The country can’t afford four more years of class warfare, ever-increasing deficits, ever-increasing taxes and absolutely no leadership from 1600 Pennsylvania Ave.
I will be voting for Romney.
I am writing in regard to the U.S. Chamber of Commerce spending vast sums of money on negative attack ads against Angus King. First, it is important that everyone be aware the Chamber is not affiliated with the U.S. government, but is instead the largest lobbying organization in the nation, and it actively supports outsourcing jobs to other countries.
The Chamber’s decision to pump out-of-state dollars in a massive attempt to influence Maine voters is indicative of a large problem with our current political environment. Moreover, Charlie Summers has embraced that external cash-flow and those negative tactics. Maine voters would do well to take note of this, and remember what choices Mr. Summers continues to make.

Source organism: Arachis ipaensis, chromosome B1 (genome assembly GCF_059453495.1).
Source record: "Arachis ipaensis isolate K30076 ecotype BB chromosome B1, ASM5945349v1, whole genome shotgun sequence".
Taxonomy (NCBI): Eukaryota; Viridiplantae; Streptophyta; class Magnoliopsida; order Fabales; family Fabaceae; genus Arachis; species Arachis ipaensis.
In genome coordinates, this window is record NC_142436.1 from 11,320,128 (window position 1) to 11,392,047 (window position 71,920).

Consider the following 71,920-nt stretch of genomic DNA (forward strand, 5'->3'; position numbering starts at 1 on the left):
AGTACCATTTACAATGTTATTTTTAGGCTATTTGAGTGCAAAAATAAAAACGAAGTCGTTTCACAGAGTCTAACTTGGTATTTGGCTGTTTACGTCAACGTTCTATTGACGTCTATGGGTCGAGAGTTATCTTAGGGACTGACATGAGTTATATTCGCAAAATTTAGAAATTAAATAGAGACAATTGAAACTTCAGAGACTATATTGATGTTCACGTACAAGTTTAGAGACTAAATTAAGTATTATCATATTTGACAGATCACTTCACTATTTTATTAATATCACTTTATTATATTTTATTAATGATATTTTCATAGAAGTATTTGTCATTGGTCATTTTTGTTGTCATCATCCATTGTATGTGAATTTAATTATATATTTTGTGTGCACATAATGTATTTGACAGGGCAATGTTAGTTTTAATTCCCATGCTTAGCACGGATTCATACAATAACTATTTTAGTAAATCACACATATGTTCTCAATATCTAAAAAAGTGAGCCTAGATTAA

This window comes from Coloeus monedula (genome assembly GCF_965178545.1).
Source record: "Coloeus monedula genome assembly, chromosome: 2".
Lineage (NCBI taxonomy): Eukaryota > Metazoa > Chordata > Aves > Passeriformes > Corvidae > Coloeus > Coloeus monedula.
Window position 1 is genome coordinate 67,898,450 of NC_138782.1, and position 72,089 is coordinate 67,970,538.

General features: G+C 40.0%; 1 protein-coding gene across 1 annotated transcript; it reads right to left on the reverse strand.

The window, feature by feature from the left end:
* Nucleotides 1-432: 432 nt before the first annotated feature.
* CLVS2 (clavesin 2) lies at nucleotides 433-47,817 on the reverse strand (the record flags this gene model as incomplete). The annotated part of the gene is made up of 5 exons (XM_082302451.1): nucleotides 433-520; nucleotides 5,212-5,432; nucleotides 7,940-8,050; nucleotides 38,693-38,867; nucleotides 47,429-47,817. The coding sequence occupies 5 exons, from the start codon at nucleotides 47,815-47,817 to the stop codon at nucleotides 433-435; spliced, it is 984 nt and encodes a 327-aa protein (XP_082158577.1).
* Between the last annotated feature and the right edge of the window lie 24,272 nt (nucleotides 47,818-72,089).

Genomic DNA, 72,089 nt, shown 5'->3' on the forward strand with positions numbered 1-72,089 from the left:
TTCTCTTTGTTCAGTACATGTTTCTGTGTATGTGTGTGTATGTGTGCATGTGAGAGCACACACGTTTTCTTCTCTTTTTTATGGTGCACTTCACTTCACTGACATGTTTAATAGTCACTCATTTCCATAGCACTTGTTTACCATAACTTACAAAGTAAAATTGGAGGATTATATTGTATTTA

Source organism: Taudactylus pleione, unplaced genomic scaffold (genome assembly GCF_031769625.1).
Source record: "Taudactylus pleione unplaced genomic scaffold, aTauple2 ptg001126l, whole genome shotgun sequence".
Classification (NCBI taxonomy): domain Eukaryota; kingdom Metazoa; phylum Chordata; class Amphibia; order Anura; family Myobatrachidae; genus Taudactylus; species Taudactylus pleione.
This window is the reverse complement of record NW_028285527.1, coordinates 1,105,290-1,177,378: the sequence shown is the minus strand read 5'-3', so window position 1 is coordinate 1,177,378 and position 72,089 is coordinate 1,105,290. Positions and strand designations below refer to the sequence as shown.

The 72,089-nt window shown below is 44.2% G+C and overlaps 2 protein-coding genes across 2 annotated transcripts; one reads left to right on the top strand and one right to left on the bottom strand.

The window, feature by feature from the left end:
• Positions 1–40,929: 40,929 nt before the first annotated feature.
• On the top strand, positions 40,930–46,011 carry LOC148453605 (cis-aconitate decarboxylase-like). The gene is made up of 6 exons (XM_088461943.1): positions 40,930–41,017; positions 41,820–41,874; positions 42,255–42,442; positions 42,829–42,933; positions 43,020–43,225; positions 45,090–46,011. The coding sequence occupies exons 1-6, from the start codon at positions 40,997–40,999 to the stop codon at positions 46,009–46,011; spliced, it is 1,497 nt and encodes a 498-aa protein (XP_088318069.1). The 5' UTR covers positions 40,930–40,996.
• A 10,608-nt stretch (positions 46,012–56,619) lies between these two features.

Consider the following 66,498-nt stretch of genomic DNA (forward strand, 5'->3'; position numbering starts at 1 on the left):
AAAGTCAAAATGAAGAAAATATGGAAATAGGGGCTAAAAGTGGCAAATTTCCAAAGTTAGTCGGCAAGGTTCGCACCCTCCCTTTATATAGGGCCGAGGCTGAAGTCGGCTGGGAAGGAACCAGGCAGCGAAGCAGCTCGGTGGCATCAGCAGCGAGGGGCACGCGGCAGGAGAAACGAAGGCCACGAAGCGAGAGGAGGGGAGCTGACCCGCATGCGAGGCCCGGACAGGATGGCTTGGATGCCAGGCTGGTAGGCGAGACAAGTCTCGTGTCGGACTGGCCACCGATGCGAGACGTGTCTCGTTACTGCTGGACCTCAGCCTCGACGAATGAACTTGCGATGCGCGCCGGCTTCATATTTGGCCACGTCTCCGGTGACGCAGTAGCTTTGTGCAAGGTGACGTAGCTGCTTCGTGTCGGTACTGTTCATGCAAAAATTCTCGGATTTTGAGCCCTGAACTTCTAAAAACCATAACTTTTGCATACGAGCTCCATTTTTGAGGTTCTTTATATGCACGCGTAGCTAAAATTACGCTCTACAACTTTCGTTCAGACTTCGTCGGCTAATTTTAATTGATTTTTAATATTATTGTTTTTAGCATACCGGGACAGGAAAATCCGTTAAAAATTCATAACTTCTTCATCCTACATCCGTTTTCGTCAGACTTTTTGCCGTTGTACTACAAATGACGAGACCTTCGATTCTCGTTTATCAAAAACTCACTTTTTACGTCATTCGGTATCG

The unfair attacks on Angus King distort his record, and indeed Angus has the support of the Maine Chamber of Commerce. His record as governor shows his ability to recognize which investments are worthwhile to pursue for the betterment of the people, the state, and the nation. His decision to run an entirely positive campaign is commendable, and Maine voters should remember that too.